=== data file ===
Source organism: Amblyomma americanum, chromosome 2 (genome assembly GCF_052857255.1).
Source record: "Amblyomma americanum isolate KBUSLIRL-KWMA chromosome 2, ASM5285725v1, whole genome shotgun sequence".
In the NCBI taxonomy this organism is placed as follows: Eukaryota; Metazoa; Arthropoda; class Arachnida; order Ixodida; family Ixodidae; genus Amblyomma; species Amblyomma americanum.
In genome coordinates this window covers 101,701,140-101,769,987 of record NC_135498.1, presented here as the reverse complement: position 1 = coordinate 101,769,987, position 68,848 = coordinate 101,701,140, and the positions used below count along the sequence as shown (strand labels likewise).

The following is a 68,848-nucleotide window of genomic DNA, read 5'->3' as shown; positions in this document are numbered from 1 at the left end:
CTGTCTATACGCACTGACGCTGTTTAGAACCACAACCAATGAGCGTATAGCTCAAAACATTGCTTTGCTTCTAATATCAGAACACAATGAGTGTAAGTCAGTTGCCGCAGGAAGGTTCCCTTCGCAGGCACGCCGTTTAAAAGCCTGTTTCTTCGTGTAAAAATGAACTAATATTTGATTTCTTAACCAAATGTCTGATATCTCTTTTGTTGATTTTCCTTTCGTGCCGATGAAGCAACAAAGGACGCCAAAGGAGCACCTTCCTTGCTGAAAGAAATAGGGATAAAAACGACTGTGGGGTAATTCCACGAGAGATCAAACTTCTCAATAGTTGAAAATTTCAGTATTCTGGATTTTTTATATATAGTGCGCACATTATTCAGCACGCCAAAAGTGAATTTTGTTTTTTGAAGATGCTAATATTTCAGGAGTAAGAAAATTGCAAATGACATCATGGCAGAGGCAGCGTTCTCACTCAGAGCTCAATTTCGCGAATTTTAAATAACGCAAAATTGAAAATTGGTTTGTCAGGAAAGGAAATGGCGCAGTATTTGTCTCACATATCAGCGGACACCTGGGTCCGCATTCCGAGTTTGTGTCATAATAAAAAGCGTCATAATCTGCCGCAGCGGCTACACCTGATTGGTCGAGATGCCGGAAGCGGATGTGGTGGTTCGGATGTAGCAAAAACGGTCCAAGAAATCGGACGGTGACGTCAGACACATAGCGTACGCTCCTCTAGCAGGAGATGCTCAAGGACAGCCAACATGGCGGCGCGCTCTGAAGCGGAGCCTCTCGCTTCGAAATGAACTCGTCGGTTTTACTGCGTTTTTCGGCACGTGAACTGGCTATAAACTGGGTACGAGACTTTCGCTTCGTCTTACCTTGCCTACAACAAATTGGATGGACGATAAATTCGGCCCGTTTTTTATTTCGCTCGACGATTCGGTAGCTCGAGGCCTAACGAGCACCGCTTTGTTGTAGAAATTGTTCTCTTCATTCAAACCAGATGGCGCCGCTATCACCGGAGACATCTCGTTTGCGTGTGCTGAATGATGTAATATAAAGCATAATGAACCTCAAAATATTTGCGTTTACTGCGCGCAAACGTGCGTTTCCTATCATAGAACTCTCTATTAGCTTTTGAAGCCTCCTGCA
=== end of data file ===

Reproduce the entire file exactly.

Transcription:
Source organism: Amblyomma americanum, chromosome 2 (genome assembly GCF_052857255.1).
Source record: "Amblyomma americanum isolate KBUSLIRL-KWMA chromosome 2, ASM5285725v1, whole genome shotgun sequence".
In the NCBI taxonomy this organism is placed as follows: Eukaryota; Metazoa; Arthropoda; class Arachnida; order Ixodida; family Ixodidae; genus Amblyomma; species Amblyomma americanum.
In genome coordinates this window covers 101,701,140-101,769,987 of record NC_135498.1, presented here as the reverse complement: position 1 = coordinate 101,769,987, position 68,848 = coordinate 101,701,140, and the positions used below count along the sequence as shown (strand labels likewise).

The following is a 68,848-nucleotide window of genomic DNA, read 5'->3' as shown; positions in this document are numbered from 1 at the left end:
CTGTCTATACGCACTGACGCTGTTTAGAACCACAACCAATGAGCGTATAGCTCAAAACATTGCTTTGCTTCTAATATCAGAACACAATGAGTGTAAGTCAGTTGCCGCAGGAAGGTTCCCTTCGCAGGCACGCCGTTTAAAAGCCTGTTTCTTCGTGTAAAAATGAACTAATATTTGATTTCTTAACCAAATGTCTGATATCTCTTTTGTTGATTTTCCTTTCGTGCCGATGAAGCAACAAAGGACGCCAAAGGAGCACCTTCCTTGCTGAAAGAAATAGGGATAAAAACGACTGTGGGGTAATTCCACGAGAGATCAAACTTCTCAATAGTTGAAAATTTCAGTATTCTGGATTTTTTATATATAGTGCGCACATTATTCAGCACGCCAAAAGTGAATTTTGTTTTTTGAAGATGCTAATATTTCAGGAGTAAGAAAATTGCAAATGACATCATGGCAGAGGCAGCGTTCTCACTCAGAGCTCAATTTCGCGAATTTTAAATAACGCAAAATTGAAAATTGGTTTGTCAGGAAAGGAAATGGCGCAGTATTTGTCTCACATATCAGCGGACACCTGGGTCCGCATTCCGAGTTTGTGTCATAATAAAAAGCGTCATAATCTGCCGCAGCGGCTACACCTGATTGGTCGAGATGCCGGAAGCGGATGTGGTGGTTCGGATGTAGCAAAAACGGTCCAAGAAATCGGACGGTGACGTCAGACACATAGCGTACGCTCCTCTAGCAGGAGATGCTCAAGGACAGCCAACATGGCGGCGCGCTCTGAAGCGGAGCCTCTCGCTTCGAAATGAACTCGTCGGTTTTACTGCGTTTTTCGGCACGTGAACTGGCTATAAACTGGGTACGAGACTTTCGCTTCGTCTTACCTTGCCTACAACAAATTGGATGGACGATAAATTCGGCCCGTTTTTTATTTCGCTCGACGATTCGGTAGCTCGAGGCCTAACGAGCACCGCTTTGTTGTAGAAATTGTTCTCTTCATTCAAACCAGATGGCGCCGCTATCACCGGAGACATCTCGTTTGCGTGTGCTGAATGATGTAATATAAAGCATAATGAACCTCAAAATATTTGCGTTTACTGCGCGCAAACGTGCGTTTCCTATCATAGAACTCTCTATTAGCTTTTGAAGCCTCCTGCA